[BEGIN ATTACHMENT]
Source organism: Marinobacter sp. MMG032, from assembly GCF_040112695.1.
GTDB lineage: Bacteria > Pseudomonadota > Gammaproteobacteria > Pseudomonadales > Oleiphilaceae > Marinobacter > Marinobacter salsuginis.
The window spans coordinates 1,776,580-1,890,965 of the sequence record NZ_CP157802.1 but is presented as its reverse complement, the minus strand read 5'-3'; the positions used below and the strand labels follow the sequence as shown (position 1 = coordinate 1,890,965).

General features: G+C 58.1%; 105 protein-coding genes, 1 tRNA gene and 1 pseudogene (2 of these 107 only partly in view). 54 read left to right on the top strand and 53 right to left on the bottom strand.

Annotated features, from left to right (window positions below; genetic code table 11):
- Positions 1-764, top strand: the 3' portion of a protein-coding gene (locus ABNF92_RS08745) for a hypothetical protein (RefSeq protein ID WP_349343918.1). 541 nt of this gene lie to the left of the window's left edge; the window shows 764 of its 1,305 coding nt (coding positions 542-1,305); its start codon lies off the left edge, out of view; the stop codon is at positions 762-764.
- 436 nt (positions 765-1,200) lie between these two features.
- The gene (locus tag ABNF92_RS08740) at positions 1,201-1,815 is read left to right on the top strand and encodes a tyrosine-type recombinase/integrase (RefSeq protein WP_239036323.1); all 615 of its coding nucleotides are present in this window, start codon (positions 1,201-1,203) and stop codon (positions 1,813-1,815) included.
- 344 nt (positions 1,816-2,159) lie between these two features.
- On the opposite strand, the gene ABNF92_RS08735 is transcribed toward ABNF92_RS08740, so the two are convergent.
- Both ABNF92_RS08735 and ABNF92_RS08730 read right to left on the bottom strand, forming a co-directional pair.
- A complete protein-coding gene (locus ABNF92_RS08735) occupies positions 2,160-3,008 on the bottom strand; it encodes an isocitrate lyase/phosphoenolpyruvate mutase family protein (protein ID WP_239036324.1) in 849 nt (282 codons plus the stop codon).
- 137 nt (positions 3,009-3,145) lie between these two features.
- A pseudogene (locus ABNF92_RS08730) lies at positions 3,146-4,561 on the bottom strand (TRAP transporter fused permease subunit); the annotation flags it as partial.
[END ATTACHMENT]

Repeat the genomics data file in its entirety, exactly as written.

Source organism: Marinobacter sp. MMG032, from assembly GCF_040112695.1.
GTDB lineage: Bacteria > Pseudomonadota > Gammaproteobacteria > Pseudomonadales > Oleiphilaceae > Marinobacter > Marinobacter salsuginis.
The window spans coordinates 1,776,580-1,890,965 of the sequence record NZ_CP157802.1 but is presented as its reverse complement, the minus strand read 5'-3'; the positions used below and the strand labels follow the sequence as shown (position 1 = coordinate 1,890,965).

General features: G+C 58.1%; 105 protein-coding genes, 1 tRNA gene and 1 pseudogene (2 of these 107 only partly in view). 54 read left to right on the top strand and 53 right to left on the bottom strand.

Annotated features, from left to right (window positions below; genetic code table 11):
- Positions 1-764, top strand: the 3' portion of a protein-coding gene (locus ABNF92_RS08745) for a hypothetical protein (RefSeq protein ID WP_349343918.1). 541 nt of this gene lie to the left of the window's left edge; the window shows 764 of its 1,305 coding nt (coding positions 542-1,305); its start codon lies off the left edge, out of view; the stop codon is at positions 762-764.
- 436 nt (positions 765-1,200) lie between these two features.
- The gene (locus tag ABNF92_RS08740) at positions 1,201-1,815 is read left to right on the top strand and encodes a tyrosine-type recombinase/integrase (RefSeq protein WP_239036323.1); all 615 of its coding nucleotides are present in this window, start codon (positions 1,201-1,203) and stop codon (positions 1,813-1,815) included.
- 344 nt (positions 1,816-2,159) lie between these two features.
- On the opposite strand, the gene ABNF92_RS08735 is transcribed toward ABNF92_RS08740, so the two are convergent.
- Both ABNF92_RS08735 and ABNF92_RS08730 read right to left on the bottom strand, forming a co-directional pair.
- A complete protein-coding gene (locus ABNF92_RS08735) occupies positions 2,160-3,008 on the bottom strand; it encodes an isocitrate lyase/phosphoenolpyruvate mutase family protein (protein ID WP_239036324.1) in 849 nt (282 codons plus the stop codon).
- 137 nt (positions 3,009-3,145) lie between these two features.
- A pseudogene (locus ABNF92_RS08730) lies at positions 3,146-4,561 on the bottom strand (TRAP transporter fused permease subunit); the annotation flags it as partial.